Scope of Practice

Physicians and nonphysicians: What are the differences?

Kevin B. O'Reilly , Senior News Editor

AMA News Wire

Physicians and nonphysicians: What are the differences?

Mar 4, 2024

Nonphysician providers such as nurse practitioners and physician assistants are an essential part of the physician-led care team and can help health care organizations and physician practices deliver high-quality care.

But it is easier than ever for patients and the public to get confused about who does what in health care, and mixed up about what distinguishes the training and skill of physicians from those of other health professionals.

The AMA is advocating for you

The AMA has achieved recent wins in 5 critical areas for physicians.

That is especially the case given the relentless efforts to expand the scope of practice for nonphysician providers, which has been dubbed scope creep. Such legislative or regulatory changes would inappropriately permit nonphysician providers to deliver care without doctor supervision, prescribe medications to patients, or even perform surgery—all without attending medical school and despite data that shows such scope expansions can increase patient safety risks and health care costs.

Physicians are trained to lead, and the AMA stands in strong support of physician-led health care teams. More than 90% of patients say that a physician’s years of education and training are vital to optimal patient care, especially in the event of a complication or medical emergency. Patients also deserve to know who is providing their health care and the education and training of their health care professional.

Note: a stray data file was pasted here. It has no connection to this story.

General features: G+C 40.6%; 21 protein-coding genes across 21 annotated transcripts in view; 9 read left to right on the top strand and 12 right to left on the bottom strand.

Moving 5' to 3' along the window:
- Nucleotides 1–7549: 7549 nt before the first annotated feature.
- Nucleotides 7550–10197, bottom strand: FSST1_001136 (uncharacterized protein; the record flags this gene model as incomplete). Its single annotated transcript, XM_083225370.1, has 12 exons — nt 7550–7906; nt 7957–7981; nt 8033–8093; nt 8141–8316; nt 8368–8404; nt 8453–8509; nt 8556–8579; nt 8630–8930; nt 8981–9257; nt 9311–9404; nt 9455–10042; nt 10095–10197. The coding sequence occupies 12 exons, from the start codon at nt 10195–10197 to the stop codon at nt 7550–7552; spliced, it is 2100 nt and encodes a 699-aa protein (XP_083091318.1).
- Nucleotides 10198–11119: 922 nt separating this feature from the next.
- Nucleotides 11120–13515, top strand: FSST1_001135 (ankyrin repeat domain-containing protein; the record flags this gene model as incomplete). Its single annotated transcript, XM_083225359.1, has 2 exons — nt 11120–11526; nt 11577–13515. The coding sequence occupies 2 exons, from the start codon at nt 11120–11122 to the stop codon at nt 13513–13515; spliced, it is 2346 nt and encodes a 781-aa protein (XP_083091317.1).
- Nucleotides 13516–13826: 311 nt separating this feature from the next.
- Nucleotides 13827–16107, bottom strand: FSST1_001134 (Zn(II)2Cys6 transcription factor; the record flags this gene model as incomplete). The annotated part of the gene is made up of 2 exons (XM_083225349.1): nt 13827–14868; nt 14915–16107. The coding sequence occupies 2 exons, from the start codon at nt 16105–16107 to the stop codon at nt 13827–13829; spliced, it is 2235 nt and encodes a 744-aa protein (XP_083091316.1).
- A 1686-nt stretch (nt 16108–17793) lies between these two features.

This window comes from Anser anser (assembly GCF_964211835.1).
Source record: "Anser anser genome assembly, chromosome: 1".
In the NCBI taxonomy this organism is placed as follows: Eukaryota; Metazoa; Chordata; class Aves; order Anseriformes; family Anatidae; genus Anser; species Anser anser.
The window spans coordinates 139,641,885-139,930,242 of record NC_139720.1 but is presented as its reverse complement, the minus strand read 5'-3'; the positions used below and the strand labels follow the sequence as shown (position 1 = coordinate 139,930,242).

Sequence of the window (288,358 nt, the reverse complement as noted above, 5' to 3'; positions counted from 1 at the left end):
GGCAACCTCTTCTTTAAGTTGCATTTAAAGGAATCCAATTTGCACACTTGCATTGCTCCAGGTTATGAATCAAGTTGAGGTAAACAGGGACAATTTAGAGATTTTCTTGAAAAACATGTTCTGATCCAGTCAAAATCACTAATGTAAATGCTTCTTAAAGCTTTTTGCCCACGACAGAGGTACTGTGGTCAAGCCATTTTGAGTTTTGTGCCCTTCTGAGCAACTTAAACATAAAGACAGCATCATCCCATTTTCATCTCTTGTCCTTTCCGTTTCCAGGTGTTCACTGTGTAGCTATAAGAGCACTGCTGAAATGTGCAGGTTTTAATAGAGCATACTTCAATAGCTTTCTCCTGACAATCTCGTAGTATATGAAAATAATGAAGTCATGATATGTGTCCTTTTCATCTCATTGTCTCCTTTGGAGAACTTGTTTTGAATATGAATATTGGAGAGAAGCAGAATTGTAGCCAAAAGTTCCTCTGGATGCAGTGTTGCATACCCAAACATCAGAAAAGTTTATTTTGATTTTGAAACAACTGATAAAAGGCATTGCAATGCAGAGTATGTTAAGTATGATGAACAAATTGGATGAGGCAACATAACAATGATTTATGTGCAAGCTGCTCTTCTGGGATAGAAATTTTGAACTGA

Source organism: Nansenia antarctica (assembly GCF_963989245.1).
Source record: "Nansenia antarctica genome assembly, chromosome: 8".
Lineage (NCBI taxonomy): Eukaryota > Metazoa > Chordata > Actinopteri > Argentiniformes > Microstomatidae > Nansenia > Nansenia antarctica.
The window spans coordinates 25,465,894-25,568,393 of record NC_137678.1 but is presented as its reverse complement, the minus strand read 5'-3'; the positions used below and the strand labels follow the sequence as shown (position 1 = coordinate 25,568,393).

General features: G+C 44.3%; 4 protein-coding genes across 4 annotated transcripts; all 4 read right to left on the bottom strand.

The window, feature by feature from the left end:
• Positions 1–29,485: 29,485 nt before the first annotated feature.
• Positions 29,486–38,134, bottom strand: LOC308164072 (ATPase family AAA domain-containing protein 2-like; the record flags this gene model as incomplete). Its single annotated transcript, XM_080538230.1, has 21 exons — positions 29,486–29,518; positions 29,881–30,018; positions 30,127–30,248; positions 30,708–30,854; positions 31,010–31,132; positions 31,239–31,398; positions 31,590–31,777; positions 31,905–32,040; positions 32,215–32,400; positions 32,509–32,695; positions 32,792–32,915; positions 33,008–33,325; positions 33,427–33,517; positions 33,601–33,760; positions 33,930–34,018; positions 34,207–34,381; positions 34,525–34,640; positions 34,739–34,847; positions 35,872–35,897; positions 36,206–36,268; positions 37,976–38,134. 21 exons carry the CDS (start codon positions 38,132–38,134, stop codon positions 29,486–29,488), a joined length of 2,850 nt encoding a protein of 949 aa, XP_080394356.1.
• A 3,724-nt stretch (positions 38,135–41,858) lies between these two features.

To help set the record straight, the AMA is publishing a series of news articles outlining the key differences between various types of physician specialists and nonphysician providers.


  1. Physicians and nurses practitioners

    1. Nurse-practitioner (NP) programs generally last two to four years, however, some nurse practitioners can get their degree in as little as 18 months after becoming an RN. Online-only programs are allowed. Physicians, by contrast, must complete four years of medical school to earn a degree as an MD (a doctor of medicine) or a DO (doctor of osteopathic medicine). There are no online medical schools.
    2. Meanwhile, nurse practitioners have no residency training requirement, whereas physicians must complete three to seven years of residency and fellowship training depending on which specialty they pursue. Nurse practitioners will tally just 500–750 patient-care hours in training. By comparison, physicians get between 12,000 and 16,000 hours of patient-care experience.
  2. Physician assistants and physicians

    1. Physician assistant (PA) programs usually run about two years long, or perhaps two and a half. In addition, physician assistants have no residency-training requirement. Compare that with physicians’ training, which includes four years at a medical school—none of which are online-only—along with three to seven years of residency and fellowship training, depending on the physician specialty they pursue.
  3. Optometrists and ophthalmologists

    1. All optometrists have completed pre-professional undergraduate education in a college or university and four years of professional education at a college of optometry, leading to the doctor of optometry (OD) degree. Some also complete an optional residency in a specific area of practice, but there is no mandatory postgraduate training in optometry.
    2. By contrast, ophthalmologists are physicians—either medical doctors, MDs, or doctors of osteopathic medicine, DOs—whose education and training consists of pre-professional undergraduate education in a college or university, four years of medical school, four years of residency training, and about 40% of ophthalmology residents go on to do an additional one- or two-year fellowship in a subspecialty.
    3. In addition, whereas optometrists receive about one-year in clinical rotations, ophthalmologists get more than 12,000–16,000 hours during their training.
  4. Psychiatrists and psychologists

    1. Doctors of psychology and doctors of philosophy in psychology—who earn PsyD degrees and PhDs, respectively—get four to six years of graduate-level education plus a one-year internship. Moreover, psychologists complete a one-year internship while psychiatrists (MDs, DOs) get between 12,000 and 16,000 hours of patient care during their four- to six-year residency program. That only comes after completing four years of medical school.